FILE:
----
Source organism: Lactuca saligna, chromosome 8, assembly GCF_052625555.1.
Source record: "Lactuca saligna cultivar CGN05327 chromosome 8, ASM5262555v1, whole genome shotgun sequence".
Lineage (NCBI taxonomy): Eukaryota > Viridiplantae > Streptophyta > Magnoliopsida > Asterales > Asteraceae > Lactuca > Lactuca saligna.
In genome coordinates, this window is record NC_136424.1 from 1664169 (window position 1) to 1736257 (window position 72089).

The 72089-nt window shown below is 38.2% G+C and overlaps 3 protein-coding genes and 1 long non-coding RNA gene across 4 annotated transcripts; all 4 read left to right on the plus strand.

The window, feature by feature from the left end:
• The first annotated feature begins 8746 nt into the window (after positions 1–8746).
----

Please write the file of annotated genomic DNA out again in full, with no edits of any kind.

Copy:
Source organism: Lactuca saligna, chromosome 8, assembly GCF_052625555.1.
Source record: "Lactuca saligna cultivar CGN05327 chromosome 8, ASM5262555v1, whole genome shotgun sequence".
Lineage (NCBI taxonomy): Eukaryota > Viridiplantae > Streptophyta > Magnoliopsida > Asterales > Asteraceae > Lactuca > Lactuca saligna.
In genome coordinates, this window is record NC_136424.1 from 1664169 (window position 1) to 1736257 (window position 72089).

The 72089-nt window shown below is 38.2% G+C and overlaps 3 protein-coding genes and 1 long non-coding RNA gene across 4 annotated transcripts; all 4 read left to right on the plus strand.

The window, feature by feature from the left end:
• The first annotated feature begins 8746 nt into the window (after positions 1–8746).